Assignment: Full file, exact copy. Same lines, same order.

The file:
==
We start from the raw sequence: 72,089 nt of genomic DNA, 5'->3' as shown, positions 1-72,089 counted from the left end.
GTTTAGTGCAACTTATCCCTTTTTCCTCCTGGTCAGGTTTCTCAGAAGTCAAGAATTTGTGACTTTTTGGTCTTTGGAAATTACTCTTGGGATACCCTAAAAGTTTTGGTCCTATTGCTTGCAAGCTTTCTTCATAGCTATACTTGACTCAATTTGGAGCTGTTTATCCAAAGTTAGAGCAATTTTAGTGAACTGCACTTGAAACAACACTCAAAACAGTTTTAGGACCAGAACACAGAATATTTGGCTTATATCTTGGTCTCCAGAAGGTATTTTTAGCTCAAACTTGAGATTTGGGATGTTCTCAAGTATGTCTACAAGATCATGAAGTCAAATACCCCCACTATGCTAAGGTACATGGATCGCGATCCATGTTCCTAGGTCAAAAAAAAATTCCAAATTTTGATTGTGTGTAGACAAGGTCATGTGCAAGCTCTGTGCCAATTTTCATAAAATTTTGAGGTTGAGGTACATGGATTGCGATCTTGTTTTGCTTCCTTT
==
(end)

We start from the raw sequence: 72,089 nt of genomic DNA, 5'->3' as shown, positions 1-72,089 counted from the left end.
GTTTAGTGCAACTTATCCCTTTTTCCTCCTGGTCAGGTTTCTCAGAAGTCAAGAATTTGTGACTTTTTGGTCTTTGGAAATTACTCTTGGGATACCCTAAAAGTTTTGGTCCTATTGCTTGCAAGCTTTCTTCATAGCTATACTTGACTCAATTTGGAGCTGTTTATCCAAAGTTAGAGCAATTTTAGTGAACTGCACTTGAAACAACACTCAAAACAGTTTTAGGACCAGAACACAGAATATTTGGCTTATATCTTGGTCTCCAGAAGGTATTTTTAGCTCAAACTTGAGATTTGGGATGTTCTCAAGTATGTCTACAAGATCATGAAGTCAAATACCCCCACTATGCTAAGGTACATGGATCGCGATCCATGTTCCTAGGTCAAAAAAAAATTCCAAATTTTGATTGTGTGTAGACAAGGTCATGTGCAAGCTCTGTGCCAATTTTCATAAAATTTTGAGGTTGAGGTACATGGATTGCGATCTTGTTTTGCTTCCTTT